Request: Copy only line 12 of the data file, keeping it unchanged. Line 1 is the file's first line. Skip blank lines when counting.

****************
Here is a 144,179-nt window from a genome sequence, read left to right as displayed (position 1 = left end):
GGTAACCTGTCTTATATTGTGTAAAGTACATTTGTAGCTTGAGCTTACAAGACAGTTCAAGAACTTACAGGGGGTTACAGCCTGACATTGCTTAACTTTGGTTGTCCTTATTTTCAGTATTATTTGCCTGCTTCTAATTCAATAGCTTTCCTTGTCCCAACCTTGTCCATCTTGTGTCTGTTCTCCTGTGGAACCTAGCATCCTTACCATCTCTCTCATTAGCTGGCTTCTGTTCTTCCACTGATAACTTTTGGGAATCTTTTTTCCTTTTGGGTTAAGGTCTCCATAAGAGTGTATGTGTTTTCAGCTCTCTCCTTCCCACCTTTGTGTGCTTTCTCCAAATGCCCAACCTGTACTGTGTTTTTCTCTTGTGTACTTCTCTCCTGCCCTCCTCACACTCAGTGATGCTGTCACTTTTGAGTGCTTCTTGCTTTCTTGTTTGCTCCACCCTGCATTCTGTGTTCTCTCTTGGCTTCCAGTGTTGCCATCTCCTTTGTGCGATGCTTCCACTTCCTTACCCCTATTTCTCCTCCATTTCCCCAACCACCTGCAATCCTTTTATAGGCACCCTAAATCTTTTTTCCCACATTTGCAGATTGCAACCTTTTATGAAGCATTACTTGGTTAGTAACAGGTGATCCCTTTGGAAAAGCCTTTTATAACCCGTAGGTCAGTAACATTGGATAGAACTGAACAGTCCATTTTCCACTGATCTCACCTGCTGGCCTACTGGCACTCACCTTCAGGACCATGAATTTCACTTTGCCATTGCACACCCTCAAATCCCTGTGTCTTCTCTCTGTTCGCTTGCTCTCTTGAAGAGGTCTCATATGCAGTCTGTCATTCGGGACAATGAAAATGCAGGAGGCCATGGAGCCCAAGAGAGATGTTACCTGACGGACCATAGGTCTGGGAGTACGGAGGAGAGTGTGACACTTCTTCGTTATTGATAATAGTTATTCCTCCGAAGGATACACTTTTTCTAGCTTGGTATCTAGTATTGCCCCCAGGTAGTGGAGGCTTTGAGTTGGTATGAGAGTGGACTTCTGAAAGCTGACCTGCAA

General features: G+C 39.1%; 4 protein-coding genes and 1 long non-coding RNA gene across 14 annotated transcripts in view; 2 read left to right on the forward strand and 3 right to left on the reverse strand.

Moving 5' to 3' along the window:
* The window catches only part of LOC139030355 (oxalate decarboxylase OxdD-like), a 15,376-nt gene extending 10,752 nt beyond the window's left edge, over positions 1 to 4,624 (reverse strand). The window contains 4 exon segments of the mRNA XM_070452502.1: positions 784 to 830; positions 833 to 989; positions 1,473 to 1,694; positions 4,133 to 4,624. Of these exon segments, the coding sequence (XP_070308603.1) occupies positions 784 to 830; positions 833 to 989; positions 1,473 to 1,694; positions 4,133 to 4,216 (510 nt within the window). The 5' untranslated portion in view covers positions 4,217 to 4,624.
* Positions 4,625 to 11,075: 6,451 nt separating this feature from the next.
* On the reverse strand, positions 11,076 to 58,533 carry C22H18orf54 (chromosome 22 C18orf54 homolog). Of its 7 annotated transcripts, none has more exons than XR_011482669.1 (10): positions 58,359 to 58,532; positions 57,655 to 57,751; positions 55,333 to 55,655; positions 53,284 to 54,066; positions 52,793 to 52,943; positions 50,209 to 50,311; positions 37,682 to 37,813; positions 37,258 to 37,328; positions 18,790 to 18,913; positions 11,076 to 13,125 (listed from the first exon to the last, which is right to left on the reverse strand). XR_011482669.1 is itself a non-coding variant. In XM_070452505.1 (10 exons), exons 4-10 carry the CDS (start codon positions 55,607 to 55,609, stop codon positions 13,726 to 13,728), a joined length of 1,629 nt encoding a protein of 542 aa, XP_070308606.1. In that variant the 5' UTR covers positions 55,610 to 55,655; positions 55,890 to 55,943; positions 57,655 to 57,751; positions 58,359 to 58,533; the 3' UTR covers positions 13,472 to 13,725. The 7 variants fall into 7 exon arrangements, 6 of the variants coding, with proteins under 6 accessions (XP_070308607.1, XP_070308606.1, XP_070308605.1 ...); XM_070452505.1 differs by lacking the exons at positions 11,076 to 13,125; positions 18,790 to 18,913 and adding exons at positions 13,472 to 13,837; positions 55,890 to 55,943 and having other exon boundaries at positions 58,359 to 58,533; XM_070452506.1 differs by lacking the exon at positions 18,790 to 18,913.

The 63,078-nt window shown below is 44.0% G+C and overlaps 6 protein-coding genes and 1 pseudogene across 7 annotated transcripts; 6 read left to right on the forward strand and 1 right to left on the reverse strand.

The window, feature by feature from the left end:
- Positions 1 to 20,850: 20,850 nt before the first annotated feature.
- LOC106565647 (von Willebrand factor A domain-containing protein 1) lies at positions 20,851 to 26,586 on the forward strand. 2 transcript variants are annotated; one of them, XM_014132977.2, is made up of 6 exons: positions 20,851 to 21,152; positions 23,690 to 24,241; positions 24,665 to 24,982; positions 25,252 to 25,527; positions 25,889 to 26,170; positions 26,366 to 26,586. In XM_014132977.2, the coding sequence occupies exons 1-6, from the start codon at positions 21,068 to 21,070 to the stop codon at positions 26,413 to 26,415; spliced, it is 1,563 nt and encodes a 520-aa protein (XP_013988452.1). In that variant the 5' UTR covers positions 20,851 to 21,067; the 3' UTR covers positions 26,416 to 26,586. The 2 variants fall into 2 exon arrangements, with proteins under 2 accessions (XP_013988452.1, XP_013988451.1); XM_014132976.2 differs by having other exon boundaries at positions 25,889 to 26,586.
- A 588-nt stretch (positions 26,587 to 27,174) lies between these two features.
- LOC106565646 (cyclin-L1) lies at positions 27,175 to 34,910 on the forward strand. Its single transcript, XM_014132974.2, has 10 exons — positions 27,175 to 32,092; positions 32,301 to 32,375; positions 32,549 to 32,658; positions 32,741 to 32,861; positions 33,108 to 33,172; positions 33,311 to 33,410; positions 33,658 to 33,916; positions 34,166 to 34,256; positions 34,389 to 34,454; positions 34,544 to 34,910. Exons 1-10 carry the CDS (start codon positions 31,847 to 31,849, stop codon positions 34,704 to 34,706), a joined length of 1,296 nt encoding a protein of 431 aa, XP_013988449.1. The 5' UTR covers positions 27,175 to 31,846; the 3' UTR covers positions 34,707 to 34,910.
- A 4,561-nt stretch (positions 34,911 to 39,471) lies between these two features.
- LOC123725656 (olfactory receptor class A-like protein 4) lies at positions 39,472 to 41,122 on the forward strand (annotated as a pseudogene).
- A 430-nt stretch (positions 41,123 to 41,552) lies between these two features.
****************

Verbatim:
- A 588-nt stretch (positions 26,587 to 27,174) lies between these two features.